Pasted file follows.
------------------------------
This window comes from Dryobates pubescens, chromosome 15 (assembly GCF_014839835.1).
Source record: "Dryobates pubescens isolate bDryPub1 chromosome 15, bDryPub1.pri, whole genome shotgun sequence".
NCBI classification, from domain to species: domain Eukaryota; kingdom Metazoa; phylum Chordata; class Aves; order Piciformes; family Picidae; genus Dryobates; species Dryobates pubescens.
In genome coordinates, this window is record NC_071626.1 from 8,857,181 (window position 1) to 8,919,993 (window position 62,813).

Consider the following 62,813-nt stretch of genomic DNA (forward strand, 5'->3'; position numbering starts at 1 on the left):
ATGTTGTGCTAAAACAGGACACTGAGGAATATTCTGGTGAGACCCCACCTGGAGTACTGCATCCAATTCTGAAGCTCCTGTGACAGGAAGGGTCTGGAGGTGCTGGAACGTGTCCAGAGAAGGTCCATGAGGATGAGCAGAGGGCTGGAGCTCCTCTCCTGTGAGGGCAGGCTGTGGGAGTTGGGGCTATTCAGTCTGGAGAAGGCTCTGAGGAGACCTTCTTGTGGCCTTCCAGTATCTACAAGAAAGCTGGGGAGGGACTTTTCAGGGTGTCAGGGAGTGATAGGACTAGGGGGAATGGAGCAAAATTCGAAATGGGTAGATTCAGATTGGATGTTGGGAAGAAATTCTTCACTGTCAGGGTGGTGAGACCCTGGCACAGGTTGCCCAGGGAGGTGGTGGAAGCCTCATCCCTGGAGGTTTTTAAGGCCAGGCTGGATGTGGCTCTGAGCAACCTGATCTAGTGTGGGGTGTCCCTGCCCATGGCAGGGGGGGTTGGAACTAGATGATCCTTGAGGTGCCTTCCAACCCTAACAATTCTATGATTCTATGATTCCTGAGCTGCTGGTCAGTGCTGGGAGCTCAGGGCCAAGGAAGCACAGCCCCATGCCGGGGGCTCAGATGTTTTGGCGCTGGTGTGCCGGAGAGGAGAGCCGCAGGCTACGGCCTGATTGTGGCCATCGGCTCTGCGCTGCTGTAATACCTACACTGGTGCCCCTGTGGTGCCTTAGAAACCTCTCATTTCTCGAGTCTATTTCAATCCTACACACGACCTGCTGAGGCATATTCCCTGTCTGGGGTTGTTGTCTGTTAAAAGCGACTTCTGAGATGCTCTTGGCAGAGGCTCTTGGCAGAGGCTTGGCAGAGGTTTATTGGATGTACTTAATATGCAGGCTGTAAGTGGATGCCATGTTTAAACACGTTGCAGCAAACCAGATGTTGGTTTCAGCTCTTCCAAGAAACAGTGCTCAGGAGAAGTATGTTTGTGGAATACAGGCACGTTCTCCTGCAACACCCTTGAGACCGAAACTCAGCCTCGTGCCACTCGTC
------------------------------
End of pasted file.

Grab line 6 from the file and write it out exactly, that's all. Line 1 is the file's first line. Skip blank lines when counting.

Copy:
ATGTTGTGCTAAAACAGGACACTGAGGAATATTCTGGTGAGACCCCACCTGGAGTACTGCATCCAATTCTGAAGCTCCTGTGACAGGAAGGGTCTGGAGGTGCTGGAACGTGTCCAGAGAAGGTCCATGAGGATGAGCAGAGGGCTGGAGCTCCTCTCCTGTGAGGGCAGGCTGTGGGAGTTGGGGCTATTCAGTCTGGAGAAGGCTCTGAGGAGACCTTCTTGTGGCCTTCCAGTATCTACAAGAAAGCTGGGGAGGGACTTTTCAGGGTGTCAGGGAGTGATAGGACTAGGGGGAATGGAGCAAAATTCGAAATGGGTAGATTCAGATTGGATGTTGGGAAGAAATTCTTCACTGTCAGGGTGGTGAGACCCTGGCACAGGTTGCCCAGGGAGGTGGTGGAAGCCTCATCCCTGGAGGTTTTTAAGGCCAGGCTGGATGTGGCTCTGAGCAACCTGATCTAGTGTGGGGTGTCCCTGCCCATGGCAGGGGGGGTTGGAACTAGATGATCCTTGAGGTGCCTTCCAACCCTAACAATTCTATGATTCTATGATTCCTGAGCTGCTGGTCAGTGCTGGGAGCTCAGGGCCAAGGAAGCACAGCCCCATGCCGGGGGCTCAGATGTTTTGGCGCTGGTGTGCCGGAGAGGAGAGCCGCAGGCTACGGCCTGATTGTGGCCATCGGCTCTGCGCTGCTGTAATACCTACACTGGTGCCCCTGTGGTGCCTTAGAAACCTCTCATTTCTCGAGTCTATTTCAATCCTACACACGACCTGCTGAGGCATATTCCCTGTCTGGGGTTGTTGTCTGTTAAAAGCGACTTCTGAGATGCTCTTGGCAGAGGCTCTTGGCAGAGGCTTGGCAGAGGTTTATTGGATGTACTTAATATGCAGGCTGTAAGTGGATGCCATGTTTAAACACGTTGCAGCAAACCAGATGTTGGTTTCAGCTCTTCCAAGAAACAGTGCTCAGGAGAAGTATGTTTGTGGAATACAGGCACGTTCTCCTGCAACACCCTTGAGACCGAAACTCAGCCTCGTGCCACTCGTC